Get Ready to Grill Safely During National Grilling Month

Did you know July is National Grilling Month? Summer is a great time for outdoor events and activities, but it’s also peak season for foodborne illness. Follow these tips for a safe and healthy grilling season:

 

 

Separate

Raw meat, poultry, and seafood items should be the last items to go in your grocery cart. Separate these raw food items from other food in your shopping cart and grocery bags. Use individual plastic bags for each raw food item to protect against cross-contamination.

Chill

Keep meat, poultry, and seafood refrigerated until you are ready to grill. Keep these items below 40°F during transport and use an insulated cooler.

Clean

Wash your hands with soap before and after handling raw meat, poultry, and seafood. Don’t forget to also wash work surfaces, utensils, and the grill before and after cooking.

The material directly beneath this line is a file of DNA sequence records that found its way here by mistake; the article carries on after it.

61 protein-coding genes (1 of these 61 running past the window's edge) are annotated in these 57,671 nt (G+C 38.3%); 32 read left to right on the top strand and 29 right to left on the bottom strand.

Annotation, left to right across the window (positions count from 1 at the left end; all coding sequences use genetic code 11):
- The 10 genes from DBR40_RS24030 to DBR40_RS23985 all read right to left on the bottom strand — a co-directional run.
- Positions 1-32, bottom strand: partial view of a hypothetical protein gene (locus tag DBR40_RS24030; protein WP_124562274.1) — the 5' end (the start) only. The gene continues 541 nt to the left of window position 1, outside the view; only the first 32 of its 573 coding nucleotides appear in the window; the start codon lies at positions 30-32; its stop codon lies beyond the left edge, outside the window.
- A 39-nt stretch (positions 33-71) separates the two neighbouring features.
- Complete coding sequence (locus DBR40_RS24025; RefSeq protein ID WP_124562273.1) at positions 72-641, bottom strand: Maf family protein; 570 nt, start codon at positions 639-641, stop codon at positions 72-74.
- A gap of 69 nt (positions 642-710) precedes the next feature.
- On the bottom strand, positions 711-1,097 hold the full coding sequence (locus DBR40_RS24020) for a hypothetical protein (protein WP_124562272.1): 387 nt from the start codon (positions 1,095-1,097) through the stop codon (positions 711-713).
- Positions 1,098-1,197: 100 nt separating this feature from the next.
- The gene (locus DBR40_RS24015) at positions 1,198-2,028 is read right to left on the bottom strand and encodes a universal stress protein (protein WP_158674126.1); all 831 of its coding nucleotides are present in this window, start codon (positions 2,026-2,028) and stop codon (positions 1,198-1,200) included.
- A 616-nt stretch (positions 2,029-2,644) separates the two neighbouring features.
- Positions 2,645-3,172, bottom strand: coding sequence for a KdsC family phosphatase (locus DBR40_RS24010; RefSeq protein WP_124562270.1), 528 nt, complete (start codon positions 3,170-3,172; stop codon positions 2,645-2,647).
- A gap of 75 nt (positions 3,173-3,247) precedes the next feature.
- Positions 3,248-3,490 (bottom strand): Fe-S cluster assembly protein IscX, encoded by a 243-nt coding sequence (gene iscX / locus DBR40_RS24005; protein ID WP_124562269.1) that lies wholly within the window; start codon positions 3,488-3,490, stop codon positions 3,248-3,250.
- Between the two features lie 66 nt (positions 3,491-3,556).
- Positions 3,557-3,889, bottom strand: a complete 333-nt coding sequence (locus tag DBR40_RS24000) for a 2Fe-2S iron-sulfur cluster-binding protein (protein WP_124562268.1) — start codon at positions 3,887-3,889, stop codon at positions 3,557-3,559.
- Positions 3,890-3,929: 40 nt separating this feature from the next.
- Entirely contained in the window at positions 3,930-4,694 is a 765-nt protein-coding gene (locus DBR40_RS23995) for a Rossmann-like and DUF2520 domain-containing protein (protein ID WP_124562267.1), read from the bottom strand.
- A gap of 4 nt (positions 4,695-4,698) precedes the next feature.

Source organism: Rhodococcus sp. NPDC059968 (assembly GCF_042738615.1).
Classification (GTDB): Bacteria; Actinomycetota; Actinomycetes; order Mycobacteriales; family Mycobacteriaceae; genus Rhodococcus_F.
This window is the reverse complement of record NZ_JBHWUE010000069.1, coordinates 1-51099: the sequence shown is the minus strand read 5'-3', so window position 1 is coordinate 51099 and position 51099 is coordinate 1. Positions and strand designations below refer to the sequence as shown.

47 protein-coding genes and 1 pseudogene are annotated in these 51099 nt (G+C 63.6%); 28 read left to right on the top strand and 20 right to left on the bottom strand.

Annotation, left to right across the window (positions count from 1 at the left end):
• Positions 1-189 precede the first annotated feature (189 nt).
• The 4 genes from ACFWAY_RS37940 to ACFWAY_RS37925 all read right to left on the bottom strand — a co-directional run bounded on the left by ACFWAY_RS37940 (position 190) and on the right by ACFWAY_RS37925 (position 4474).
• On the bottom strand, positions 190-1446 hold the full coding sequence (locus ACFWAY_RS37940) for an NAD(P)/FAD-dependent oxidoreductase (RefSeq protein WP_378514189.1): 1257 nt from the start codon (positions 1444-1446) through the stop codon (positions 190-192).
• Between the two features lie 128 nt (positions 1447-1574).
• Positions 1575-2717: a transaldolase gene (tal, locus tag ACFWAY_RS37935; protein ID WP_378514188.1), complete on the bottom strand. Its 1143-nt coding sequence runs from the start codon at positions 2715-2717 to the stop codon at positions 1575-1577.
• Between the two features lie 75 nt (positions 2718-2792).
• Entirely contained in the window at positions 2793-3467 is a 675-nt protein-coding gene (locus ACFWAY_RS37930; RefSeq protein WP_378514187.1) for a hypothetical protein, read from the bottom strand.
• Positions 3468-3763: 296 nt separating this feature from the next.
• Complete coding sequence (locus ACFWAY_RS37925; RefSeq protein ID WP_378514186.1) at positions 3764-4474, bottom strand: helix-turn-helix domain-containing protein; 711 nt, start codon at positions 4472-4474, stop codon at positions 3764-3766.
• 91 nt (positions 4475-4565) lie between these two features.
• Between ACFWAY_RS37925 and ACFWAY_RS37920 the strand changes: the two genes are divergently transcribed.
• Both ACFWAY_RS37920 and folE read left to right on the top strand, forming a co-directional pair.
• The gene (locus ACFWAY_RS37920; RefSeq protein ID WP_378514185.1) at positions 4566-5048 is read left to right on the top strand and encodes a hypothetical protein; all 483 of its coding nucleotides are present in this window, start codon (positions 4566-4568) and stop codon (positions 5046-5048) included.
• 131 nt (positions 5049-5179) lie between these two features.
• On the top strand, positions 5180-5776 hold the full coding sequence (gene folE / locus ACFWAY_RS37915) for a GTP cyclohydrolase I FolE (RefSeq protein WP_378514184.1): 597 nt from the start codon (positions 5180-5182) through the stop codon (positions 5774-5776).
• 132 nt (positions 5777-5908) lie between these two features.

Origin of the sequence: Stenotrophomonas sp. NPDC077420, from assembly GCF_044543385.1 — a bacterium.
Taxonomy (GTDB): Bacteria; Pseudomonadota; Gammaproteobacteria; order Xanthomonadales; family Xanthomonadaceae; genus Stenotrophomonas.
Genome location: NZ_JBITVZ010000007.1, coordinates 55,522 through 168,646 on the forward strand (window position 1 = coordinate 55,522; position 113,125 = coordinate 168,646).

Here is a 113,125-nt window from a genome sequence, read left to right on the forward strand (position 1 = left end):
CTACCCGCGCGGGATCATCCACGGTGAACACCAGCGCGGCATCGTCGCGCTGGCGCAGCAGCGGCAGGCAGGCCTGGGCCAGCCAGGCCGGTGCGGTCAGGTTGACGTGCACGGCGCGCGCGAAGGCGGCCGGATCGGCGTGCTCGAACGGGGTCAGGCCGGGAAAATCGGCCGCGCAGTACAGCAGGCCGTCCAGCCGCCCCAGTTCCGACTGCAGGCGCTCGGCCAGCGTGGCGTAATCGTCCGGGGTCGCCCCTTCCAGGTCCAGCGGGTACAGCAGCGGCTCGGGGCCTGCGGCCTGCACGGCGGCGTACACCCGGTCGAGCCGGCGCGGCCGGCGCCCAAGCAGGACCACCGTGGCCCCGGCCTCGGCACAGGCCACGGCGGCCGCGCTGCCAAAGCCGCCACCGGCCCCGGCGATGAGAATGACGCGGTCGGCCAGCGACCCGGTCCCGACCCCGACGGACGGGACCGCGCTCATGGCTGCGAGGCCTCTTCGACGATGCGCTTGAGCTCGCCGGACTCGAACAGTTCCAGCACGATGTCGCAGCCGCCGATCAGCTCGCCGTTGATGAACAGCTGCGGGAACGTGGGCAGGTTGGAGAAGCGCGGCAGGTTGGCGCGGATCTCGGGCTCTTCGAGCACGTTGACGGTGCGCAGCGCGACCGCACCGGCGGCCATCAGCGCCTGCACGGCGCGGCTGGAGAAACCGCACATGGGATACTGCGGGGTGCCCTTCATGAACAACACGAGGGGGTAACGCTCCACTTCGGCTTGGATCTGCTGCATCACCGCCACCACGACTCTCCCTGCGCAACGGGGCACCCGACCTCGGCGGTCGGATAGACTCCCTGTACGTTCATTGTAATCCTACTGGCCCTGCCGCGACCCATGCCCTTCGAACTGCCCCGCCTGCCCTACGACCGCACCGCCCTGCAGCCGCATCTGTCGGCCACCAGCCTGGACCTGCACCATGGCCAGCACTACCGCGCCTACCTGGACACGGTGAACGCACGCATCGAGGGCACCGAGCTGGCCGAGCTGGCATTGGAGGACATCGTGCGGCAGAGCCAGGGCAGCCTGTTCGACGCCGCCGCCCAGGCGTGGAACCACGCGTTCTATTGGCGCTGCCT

Cook

Meat and poultry color is not a good indicator of safety. Use a food thermometer to check that meat is cooked enough to kill harmful germs. If you use a smoker, keep temperatures inside the smoker at 225°F to 300°F to keep meat a safe temperature while it cooks.

  • 145°F – whole cuts of beef, pork, lamb, and veal (stand-time of 3 minutes at this temperature)
  • 145°F – fish
  • 160°F – hamburgers and other ground beef
  • 165°F – all poultry and pre-cooked meats, like hot dogs

After cooking meat and poultry on the grill, keep it hot at 140 °F or warmer until it’s time to serve.

Check your grill and tools

Clean the grill with a moist cloth or paper towel before cooking. Bristles from wire bristle brushes can also dislodge and stick into food the next time you cook. Check the grill’s surface before cooking to make sure no wires are stuck.

Don’t cross-contaminate

Toss marinades and sauces that have touched raw meat juices to avoid spreading germs to cooked foods. Harmful bacteria in raw meat and juices can contaminate cooked food; use clean utensils and a clean plate to remove cooked meat from the grill.

Check out My Meal Detective for short videos on these tips and learn how to prevent and report foodborne illness. For more information on grilling and general food safety, visit the VDH Food Safety page and: